In response to the 2008 crash of the housing market, the Housing and Economic Recovery Act of 2008 created the Federal Housing Finance Administration (FHFA) to serve as government conservator of Fannie Mae, Freddie Mac, and the Federal Home Loan Banks; and injected $188 billion in taxpayer funds to bailout the agencies collectively known as the enterprises.
As the U.S. housing market continues to improve, there is renewed interest in implementing reform, which would prevent a similar meltdown and create provisions to shield taxpayers from expending bailout funds in the event of future economic downturns.
The current housing finance model, in which nearly ninety percent of mortgages are held by Government Sponsored Entities (GSEs) and supported by government guarantees, imposes major risk on taxpayers in the event of a collapse and subsequent bailout. GSEs purchase mortgages from lenders and pool them into mortgage backed securities, which are retained or sold to investors. Despite official disclaimers that the U.S. government does not back GSEs, there is considered to be an “implicit guarantee” of debt obligation,which lowers the interest rates on bonds and prices out private investment.
The Housing Finance and Taxpayer Protection Act (S. 1217) has been proposed by Senator Bob Corker (R-TN) and Senator Mark Warner (D-VA) as a bipartisan approach to reform. Commonly referred to as the Corker-Warner bill, the bill would create the Federal Mortgage Insurance Corporation (FMIC) that would be modeled after the Federal Deposit Insurance Corporation (FDIC) to replace the enterprises and enforce regulations.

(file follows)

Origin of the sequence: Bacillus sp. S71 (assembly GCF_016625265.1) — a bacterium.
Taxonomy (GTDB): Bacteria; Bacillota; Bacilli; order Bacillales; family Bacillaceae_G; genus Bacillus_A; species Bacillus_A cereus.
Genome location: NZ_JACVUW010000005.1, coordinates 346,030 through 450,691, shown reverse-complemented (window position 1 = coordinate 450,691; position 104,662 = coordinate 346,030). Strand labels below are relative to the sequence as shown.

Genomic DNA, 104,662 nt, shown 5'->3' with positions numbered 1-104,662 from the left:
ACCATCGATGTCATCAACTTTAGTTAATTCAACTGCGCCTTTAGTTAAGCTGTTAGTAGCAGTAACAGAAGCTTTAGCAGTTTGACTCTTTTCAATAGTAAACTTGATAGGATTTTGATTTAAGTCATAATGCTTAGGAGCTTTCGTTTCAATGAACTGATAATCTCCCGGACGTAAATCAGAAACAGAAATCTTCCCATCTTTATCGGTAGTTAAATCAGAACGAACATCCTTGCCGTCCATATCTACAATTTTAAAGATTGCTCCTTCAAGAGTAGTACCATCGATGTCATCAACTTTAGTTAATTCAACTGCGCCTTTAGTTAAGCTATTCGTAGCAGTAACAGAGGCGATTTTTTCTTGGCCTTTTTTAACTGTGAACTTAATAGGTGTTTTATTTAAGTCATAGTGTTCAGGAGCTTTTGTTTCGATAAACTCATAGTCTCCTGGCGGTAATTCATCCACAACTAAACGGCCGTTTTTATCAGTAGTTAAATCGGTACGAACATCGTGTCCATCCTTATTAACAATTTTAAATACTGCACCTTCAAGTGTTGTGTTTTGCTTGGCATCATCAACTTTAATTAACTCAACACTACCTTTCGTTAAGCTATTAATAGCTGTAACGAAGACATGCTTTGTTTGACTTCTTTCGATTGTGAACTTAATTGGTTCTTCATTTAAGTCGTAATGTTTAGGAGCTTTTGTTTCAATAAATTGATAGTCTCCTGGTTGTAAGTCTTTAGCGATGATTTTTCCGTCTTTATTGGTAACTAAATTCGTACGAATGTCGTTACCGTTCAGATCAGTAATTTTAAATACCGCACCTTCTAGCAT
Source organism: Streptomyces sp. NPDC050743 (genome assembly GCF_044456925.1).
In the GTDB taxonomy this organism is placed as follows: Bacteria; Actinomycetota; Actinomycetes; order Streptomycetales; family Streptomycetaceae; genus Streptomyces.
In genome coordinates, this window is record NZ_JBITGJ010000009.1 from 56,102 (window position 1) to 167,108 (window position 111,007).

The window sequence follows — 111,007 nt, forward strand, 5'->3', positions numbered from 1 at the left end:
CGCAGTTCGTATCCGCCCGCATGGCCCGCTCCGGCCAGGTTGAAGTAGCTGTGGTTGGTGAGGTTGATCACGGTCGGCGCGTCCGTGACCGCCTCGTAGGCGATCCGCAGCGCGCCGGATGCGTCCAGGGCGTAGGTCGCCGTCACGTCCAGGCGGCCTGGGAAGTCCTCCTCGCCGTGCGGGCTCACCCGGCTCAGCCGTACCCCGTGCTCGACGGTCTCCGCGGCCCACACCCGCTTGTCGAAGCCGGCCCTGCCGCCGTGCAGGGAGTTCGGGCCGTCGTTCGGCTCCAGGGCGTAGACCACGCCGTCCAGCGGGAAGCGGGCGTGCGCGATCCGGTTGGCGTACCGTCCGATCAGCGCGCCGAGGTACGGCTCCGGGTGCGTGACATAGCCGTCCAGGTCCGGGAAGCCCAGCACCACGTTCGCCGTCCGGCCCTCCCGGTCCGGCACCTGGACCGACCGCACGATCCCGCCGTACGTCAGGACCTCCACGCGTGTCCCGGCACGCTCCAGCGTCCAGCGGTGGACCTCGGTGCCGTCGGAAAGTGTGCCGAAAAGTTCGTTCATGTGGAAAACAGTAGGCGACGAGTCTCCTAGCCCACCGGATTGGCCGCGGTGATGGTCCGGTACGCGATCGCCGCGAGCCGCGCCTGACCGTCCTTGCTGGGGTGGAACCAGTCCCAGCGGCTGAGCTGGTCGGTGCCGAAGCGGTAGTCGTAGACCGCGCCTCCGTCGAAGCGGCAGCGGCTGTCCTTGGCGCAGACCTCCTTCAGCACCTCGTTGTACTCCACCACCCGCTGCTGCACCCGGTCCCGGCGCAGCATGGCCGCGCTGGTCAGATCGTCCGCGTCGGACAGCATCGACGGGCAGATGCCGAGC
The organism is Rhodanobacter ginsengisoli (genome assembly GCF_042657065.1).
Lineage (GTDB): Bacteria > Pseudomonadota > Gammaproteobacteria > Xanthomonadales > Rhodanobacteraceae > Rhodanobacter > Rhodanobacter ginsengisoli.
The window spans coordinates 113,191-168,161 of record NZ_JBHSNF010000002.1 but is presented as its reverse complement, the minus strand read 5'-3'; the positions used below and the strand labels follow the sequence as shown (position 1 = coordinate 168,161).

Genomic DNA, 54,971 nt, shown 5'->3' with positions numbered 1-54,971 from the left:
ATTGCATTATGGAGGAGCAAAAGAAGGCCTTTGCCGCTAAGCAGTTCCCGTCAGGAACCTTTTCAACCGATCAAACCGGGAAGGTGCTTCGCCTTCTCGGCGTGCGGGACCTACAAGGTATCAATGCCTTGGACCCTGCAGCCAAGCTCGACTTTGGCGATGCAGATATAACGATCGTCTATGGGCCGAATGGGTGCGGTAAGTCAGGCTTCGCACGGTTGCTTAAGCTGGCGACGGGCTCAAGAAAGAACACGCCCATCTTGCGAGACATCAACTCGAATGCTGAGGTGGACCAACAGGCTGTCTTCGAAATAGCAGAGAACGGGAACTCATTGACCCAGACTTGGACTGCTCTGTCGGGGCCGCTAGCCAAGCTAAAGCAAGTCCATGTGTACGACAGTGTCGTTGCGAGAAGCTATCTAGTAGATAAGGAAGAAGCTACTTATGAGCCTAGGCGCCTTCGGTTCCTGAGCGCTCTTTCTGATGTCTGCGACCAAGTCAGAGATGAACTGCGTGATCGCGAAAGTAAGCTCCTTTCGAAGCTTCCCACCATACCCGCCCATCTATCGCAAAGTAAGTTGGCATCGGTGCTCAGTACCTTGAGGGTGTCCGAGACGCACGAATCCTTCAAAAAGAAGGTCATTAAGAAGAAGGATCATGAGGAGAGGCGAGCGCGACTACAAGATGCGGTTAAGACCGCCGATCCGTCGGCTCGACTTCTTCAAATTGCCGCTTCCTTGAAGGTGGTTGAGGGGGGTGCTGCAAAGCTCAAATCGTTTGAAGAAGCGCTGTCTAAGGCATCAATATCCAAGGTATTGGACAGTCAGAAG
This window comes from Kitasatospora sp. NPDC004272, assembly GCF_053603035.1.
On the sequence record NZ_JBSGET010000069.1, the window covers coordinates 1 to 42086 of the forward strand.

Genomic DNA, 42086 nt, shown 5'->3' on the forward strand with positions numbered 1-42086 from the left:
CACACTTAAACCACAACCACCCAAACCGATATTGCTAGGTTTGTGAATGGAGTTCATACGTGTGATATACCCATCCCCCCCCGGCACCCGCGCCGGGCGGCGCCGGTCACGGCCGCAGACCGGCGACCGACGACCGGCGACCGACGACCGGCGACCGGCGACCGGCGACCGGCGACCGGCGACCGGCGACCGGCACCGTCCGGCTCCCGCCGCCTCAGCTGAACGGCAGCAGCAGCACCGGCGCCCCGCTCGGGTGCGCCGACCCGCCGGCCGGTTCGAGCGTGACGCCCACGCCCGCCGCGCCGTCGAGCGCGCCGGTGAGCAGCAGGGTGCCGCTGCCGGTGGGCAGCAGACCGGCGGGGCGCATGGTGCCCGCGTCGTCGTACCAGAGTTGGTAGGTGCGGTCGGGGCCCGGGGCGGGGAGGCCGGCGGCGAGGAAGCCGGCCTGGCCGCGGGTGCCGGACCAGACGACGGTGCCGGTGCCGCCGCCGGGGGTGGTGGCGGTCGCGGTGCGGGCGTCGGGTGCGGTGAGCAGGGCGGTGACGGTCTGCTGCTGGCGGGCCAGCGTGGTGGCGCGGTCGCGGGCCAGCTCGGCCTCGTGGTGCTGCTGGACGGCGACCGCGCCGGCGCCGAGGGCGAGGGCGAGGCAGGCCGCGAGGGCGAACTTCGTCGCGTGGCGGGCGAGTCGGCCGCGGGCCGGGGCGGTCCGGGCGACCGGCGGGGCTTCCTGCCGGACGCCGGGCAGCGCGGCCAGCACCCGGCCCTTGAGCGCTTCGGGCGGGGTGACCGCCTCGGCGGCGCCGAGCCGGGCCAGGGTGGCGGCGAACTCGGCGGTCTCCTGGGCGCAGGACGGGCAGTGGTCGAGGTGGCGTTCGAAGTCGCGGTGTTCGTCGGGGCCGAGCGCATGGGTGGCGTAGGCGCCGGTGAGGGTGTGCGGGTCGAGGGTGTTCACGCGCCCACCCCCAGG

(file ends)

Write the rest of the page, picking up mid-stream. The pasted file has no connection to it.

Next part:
Main components of the Corker-Warner bill include:
- Ten percent upfront capital requirement in order to protect taxpayers from future bailouts
- Wind down of Fannie Mae, Freddie Mac, and the FHFA within five years of passage
- Replacement of past housing goals to low income borrowers with transparent and accountable market access fund supported by user fees
- Ensure access to the secondary market for institutions of all sizes after dissolution of Fannie and Freddie
- Annual review by the Government Accountability Agency (GAO) and review after eight years of the fully privatized market, which could lead to a wind down of FMIC
Government involvement in the mortgage market is intended to reduce market failures and ensure that housing is affordable and available to underserved populations. However, policies intended to address blight, which established minimum lending requirements to below median income borrowers, are considered to have contributed to the crash. The resulting proportion of subprime mortgages held by GSEs left the enterprises extremely vulnerable to market failure. Under Corker-Warner, the “Affordable Housing Goals” established by the Department of Housing and Urban Development (HUD), would be replaced by the Mortgage Access Fund to ensure affordable housing availability through transparent practices.
Another housing finance reform concern is the continued provision of a thirty-year fixed rate mortgage; this mortgage is popular in the United States, but almost non-existent in other developed countries. Corker-Warner would keep availability of this lending term intact.
At the recent event “From Recovery to Reform: Building a Sustainable Housing Finance System” hosted by the American Action Forum and Progressive Policy Institute, panelists noted that Corker-Warner makes massive strides towards GSE reform, but may not completely resolve housing finance concerns. The bill may therefore serve as a launching point for the reform that is eventually passed. While Corker-Warner is not the only reform proposal, there is consensus on the need for future housing finance reform. The potential bipartisan solution would strengthen the economy and demonstrate Congress’s ability to govern effectively.
- No Fannie or Freddie means adios, 30-year mortgage (agbeat.com)